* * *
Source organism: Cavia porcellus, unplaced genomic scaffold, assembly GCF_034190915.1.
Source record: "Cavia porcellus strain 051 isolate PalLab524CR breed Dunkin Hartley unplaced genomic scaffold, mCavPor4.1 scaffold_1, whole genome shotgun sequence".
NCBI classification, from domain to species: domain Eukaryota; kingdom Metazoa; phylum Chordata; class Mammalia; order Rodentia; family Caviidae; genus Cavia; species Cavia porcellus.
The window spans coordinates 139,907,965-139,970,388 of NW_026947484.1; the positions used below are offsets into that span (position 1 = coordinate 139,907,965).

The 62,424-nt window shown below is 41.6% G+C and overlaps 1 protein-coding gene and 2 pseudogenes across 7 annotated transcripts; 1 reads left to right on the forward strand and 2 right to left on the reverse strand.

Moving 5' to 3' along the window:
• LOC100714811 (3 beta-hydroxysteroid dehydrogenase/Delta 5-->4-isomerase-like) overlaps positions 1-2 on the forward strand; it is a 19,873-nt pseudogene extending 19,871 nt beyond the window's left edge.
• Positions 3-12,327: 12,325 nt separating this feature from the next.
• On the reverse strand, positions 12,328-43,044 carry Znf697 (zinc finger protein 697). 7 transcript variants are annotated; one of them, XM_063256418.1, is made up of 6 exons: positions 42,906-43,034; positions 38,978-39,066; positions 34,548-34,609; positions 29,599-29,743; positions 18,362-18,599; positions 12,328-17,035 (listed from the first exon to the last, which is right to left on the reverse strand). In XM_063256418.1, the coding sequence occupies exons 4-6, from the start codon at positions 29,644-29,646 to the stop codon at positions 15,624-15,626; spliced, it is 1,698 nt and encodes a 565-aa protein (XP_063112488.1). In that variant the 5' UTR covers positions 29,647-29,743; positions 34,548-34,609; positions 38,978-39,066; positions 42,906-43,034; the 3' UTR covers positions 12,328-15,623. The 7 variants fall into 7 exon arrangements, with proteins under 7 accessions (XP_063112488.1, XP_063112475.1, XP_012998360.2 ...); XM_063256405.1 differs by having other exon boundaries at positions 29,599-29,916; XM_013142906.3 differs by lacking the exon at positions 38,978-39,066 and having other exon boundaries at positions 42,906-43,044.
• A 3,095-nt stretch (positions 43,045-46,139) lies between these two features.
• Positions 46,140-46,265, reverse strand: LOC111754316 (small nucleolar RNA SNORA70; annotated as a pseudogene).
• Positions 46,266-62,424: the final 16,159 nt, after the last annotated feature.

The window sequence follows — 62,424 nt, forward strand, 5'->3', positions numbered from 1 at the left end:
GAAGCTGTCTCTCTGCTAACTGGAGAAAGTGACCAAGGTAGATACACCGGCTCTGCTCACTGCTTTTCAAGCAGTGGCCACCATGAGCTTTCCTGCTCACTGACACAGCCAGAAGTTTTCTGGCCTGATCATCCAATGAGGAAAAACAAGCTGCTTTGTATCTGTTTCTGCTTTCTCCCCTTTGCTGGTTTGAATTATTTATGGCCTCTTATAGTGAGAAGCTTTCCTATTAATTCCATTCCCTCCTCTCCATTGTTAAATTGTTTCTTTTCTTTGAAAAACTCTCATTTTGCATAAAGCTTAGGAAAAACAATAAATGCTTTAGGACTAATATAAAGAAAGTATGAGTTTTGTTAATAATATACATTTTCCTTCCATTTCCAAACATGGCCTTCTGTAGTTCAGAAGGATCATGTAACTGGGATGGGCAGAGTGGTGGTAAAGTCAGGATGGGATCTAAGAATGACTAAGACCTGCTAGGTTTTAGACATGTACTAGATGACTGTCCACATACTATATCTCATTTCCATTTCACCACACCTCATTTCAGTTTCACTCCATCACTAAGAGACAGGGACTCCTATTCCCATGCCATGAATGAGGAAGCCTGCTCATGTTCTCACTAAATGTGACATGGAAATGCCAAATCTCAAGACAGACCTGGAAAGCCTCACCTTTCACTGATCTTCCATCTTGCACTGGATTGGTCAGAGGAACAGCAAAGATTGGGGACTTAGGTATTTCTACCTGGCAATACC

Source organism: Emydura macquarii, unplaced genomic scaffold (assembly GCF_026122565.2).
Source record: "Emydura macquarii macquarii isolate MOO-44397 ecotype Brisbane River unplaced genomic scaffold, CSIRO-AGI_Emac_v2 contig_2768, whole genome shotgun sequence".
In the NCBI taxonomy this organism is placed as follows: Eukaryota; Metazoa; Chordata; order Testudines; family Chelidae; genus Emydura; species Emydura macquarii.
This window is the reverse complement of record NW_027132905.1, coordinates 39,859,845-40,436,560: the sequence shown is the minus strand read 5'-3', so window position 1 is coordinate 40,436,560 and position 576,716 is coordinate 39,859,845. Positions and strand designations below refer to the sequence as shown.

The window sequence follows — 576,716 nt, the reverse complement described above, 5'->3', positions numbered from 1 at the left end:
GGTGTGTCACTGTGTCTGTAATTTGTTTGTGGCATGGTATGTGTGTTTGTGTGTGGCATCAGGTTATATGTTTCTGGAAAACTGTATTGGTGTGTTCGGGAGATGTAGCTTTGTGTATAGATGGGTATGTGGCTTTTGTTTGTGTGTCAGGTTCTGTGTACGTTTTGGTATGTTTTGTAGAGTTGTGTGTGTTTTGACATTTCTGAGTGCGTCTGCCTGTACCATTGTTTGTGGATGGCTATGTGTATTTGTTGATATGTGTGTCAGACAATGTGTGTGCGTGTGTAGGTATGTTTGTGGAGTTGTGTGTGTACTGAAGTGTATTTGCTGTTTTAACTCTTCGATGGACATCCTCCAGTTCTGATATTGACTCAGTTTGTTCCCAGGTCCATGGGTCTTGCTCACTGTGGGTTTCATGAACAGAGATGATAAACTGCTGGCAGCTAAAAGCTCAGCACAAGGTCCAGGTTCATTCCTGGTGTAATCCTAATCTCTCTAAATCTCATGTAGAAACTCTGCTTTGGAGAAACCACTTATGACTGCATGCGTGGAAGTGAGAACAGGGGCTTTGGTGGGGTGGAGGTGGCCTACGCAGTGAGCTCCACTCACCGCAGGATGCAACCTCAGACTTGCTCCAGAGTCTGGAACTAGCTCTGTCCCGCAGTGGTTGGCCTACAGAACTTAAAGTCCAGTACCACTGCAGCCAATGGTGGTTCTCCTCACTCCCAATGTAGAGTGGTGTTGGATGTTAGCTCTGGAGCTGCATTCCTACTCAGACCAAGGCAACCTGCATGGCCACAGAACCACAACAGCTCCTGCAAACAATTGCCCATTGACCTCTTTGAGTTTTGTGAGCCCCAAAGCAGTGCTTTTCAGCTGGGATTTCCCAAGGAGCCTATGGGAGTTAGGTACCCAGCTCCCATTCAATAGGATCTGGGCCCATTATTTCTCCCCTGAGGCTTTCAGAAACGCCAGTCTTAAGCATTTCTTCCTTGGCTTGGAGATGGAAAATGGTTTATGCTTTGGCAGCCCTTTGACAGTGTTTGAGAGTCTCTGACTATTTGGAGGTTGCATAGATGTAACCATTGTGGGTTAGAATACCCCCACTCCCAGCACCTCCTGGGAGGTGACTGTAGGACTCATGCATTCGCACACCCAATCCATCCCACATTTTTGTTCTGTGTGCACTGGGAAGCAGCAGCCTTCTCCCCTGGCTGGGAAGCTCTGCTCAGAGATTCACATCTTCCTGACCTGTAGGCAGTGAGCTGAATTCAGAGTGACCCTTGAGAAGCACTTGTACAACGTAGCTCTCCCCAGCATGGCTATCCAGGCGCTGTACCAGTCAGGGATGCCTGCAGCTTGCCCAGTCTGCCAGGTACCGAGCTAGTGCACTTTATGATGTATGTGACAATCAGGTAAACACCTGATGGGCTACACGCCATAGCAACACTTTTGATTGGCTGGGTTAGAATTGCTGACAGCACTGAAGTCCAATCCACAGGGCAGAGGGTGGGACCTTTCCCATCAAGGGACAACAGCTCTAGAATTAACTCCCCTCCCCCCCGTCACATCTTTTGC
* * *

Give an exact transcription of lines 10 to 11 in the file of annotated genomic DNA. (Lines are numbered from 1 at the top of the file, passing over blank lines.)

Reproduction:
• A 3,095-nt stretch (positions 43,045-46,139) lies between these two features.
• Positions 46,140-46,265, reverse strand: LOC111754316 (small nucleolar RNA SNORA70; annotated as a pseudogene).